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Week of July 11, 2011

Staff Spotlight

Library conservator featured artist for Ann Arbor Street Art Fair

Julie Fremuth is about the best friend an old piece of paper could have.

As a conservator trained in preservation at the William L. Clements Library, her job is to save aged books, manuscripts, letters and documents. But her love for old paper goes beyond the walls of her workplace. Fremuth also likes to incorporate vintage documents she finds in resale shops, particularly 100-year-old letters with handwriting on them, into her collages or found-art pieces.

Photo by Austin Thomason, U-M Photo Services.

“Handwriting has an emotive quality.” Fremuth says. “It always gives me a mood when I look at it. It can be exaggerated or craggy, it can be soft, it can be sensitive. I like those energies in my work.”

The style of the writing often suggests what Fremuth will create. “I will try to connect to that person who made the handwriting by painting on top of it with a lot of washes and a lot of layers,” she says. “I like to connect to a stranger who struggles like I do.”

This year Fremuth, who has exhibited at The Ann Arbor Street Art Fair for the past six years, was honored by the fair’s selection committee that chose her as the featured artist. As the featured artist, Fremuth’s designs will appear on the official 52nd Annual Street Art Fair poster as well as the fair’s T-shirts (the Ann Arbor Street Art Fair is one of four fairs that comprise the Ann Arbor Art Fair held July 20-23).

“It’s the first time for a U of M employee to be the featured artist,” Fremuth says. Her design features a drawing of empty khaki pants incorporated with an image of Burton Tower (the original fair’s icon and a required element in the design). The symbolism of the pants is open to interpretation. “It might be a physical remnant of a human being, but the human being isn’t really there,” Fremuth says, “or it might be that the person is physically present but not emotionally present.”

In addition to being named this year’s featured artist, Fremuth’s work also was recognized in the new book “Masters: Book Arts,” released this past April, where she was included as a featured artist and she was highlighted in the book’s introduction.

Fremuth grew up in Birmingham and attended U-M, where she earned a bachelor’s degree in history in 1986 and a Bachelor of Fine Arts degree in 1989. She started working at the Clements while in school, honing the skills of her trade she still uses today. She says her interest in historical items may stem from her joy of going through family heirlooms stored in her grandparents’ attic. Among the items she found were stacks of letters from her grandfather to her grandmother, and her father’s 1930s Wayne State University tracksuit and track medals.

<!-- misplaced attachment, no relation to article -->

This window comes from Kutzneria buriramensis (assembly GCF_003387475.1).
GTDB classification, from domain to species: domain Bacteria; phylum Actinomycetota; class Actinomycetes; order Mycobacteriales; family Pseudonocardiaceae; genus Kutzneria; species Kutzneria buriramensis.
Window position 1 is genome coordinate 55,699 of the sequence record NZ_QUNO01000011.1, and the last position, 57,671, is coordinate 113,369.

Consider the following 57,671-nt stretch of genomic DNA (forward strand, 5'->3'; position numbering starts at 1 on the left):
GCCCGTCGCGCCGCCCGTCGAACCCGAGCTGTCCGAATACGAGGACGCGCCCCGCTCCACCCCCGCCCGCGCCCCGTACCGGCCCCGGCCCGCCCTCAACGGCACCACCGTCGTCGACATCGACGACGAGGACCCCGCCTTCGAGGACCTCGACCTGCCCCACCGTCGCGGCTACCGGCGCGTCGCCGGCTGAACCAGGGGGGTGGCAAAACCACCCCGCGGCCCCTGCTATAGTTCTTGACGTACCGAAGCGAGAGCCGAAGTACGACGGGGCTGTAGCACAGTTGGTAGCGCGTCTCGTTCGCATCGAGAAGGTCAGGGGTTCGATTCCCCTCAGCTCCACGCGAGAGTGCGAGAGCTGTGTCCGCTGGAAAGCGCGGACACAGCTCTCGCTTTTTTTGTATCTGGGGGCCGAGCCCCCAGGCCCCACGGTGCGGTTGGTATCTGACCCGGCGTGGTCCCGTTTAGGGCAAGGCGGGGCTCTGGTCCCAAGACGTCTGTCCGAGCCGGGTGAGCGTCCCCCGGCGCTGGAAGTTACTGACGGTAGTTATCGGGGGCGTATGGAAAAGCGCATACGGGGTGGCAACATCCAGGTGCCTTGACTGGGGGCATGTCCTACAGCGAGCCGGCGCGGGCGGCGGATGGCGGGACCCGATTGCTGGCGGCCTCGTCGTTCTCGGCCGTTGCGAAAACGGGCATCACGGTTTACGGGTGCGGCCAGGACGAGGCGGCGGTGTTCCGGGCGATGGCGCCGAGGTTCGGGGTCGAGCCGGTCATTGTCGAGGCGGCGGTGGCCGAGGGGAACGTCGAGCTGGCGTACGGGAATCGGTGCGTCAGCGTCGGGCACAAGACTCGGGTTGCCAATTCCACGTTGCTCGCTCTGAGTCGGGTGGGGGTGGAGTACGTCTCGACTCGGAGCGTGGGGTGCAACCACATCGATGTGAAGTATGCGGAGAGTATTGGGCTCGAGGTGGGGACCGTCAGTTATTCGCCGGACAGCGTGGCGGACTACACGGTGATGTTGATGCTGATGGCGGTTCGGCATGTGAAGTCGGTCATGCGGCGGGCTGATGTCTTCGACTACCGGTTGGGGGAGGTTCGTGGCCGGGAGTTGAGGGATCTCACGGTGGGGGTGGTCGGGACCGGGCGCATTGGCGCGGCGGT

“Digging through the old stuff in my job fits into my personality.” Fremuth says. “My job and my art are an extension of that as well.”

When drawing, Fremuth prefers pencil. “I like to use pencil line because it can be very descriptive and sensitive,” she says, “I’m known for painting a lot of portraiture; I feel compelled to honor everyday human beings.”

In addition to contributing art to the Ann Arbor Street Art Fair, Fremuth also has represented the fair during a trip to Japan in October of 2009, paid for by Japanese organizers who were seeking to establish an outdoor art fair in Yokohama. She says the Japanese were trying to present art in a more accessible setting where customers could speak with the artists directly rather than a formal gallery setting.

Fremuth lives in Ann Arbor with her husband, Lon Horwedel, a professional photographer, and their three children Olivia, Ella and Eamon. “The kids all play baseball and softball, and I love sports,” says Fremuth, who played on the U-M Women’s Golf Team. When they’re not too busy shuttling their kids to ball games, she and her husband enjoy long walks.


The weekly Spotlight features staff members at the university. To nominate a candidate, please contact the Record staff at urecord@umich.edu.

 

STAFF SPOTLIGHT

Julie Fremuth, conservator, Clements Library, on finding inspiration in old handwritten papers: “I will try to connect to that person who made the handwriting by painting on top of it, with a lot of washes and a lot of layers. I like to connect to a stranger who struggles like I do.”